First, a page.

Seven months into the current fiscal year, the US Postal Service’s revenue exceeds its expenses by $1.353 billion. If the USPS was a private sector company, that would translate to a pretty healthy profit. In the topsy turvy world of Washington, however, it means the USPS is still “bleeding cash”- making it much easier for politicians to pretend that the agency is in a crisis, or perhaps even a “death-spiral”. A postal service that simply plugs along, providing a service and paying its bills doesn’t suit the powers that be on Capitol Hill- or at L’Enfant Plaza.
So the USPS financial statement includes two items that, as if by magic, transform a $1.4 billion profit into a $2.6 billion loss. One is the familiar “trust fund” charge- $3.3 billion through April. This is a charge that only exists on paper (and in the minds of politicians and USPS Headquarters bureaucrats). The other is a $600 million “non-cash” charge for possible, potential, maybe non-existent future workers compensation expenses.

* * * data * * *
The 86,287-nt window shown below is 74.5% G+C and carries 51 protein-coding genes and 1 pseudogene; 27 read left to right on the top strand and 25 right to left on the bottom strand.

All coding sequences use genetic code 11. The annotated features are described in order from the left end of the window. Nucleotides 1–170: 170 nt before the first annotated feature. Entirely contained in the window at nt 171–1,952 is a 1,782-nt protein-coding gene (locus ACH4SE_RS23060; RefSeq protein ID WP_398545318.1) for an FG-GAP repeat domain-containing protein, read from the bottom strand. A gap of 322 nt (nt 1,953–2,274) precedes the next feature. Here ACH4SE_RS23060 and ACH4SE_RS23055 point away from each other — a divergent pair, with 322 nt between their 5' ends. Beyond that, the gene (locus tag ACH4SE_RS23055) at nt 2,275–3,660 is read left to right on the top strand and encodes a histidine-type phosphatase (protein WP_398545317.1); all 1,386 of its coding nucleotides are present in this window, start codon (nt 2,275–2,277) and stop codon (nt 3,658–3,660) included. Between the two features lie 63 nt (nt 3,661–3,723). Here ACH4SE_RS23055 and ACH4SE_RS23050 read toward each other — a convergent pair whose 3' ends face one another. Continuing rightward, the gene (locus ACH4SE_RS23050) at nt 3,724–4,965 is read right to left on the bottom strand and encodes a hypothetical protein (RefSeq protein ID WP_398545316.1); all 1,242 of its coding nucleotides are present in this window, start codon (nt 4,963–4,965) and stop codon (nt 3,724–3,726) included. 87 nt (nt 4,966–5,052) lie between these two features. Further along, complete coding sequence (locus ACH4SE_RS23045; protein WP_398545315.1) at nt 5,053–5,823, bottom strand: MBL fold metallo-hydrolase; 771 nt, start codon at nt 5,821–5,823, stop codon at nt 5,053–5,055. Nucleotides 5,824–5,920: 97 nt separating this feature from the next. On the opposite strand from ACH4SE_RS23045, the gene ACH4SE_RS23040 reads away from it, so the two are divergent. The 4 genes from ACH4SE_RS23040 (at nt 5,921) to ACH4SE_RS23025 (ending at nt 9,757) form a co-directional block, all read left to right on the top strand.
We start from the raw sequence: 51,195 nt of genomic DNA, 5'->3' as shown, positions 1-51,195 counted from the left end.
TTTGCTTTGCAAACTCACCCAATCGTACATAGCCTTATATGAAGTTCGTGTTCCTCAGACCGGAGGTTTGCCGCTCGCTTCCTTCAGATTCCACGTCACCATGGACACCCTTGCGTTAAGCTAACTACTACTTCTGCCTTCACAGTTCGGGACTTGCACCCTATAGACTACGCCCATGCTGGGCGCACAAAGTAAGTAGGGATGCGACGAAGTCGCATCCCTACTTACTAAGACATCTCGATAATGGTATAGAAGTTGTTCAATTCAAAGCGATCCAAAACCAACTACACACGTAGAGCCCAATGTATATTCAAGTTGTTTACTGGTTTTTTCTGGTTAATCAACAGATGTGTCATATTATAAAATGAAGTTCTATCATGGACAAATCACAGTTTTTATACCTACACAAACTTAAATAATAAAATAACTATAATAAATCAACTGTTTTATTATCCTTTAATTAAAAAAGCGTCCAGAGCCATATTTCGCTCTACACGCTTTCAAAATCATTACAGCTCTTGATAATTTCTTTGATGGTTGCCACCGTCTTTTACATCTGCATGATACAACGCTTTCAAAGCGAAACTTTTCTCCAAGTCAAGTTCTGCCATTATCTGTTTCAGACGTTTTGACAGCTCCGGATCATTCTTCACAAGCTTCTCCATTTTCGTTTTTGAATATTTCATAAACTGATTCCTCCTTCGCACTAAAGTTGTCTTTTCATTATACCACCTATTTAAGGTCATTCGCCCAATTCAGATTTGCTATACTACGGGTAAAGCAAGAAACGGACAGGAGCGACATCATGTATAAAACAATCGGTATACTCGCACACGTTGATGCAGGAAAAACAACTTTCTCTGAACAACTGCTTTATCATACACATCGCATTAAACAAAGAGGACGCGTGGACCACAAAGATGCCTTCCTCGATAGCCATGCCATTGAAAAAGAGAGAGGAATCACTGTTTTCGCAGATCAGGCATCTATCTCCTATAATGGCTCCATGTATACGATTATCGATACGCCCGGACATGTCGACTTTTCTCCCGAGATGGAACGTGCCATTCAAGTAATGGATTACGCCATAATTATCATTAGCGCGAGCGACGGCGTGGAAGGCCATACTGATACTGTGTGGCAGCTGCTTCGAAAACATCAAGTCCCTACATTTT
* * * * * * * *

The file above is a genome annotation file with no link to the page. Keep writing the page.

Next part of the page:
The whole charade, with congressmen and Senators from both sides of the aisle piously wringing their hands over the imminent possibility of a postal collapse, has gone on for almost a decade now. Last week the Republicans seemed to admit the entire “USPS is dying” saga is a joke when they suggested that the USPS could afford to finance America’s highway system for a year- and not a single professional Washington news journalist pointed out the absurdity of the proposal.
The USPS is certainly in a critical situation- but it’s driven not by financial realities, but by cynical politicians and the bureaucrats who serve them.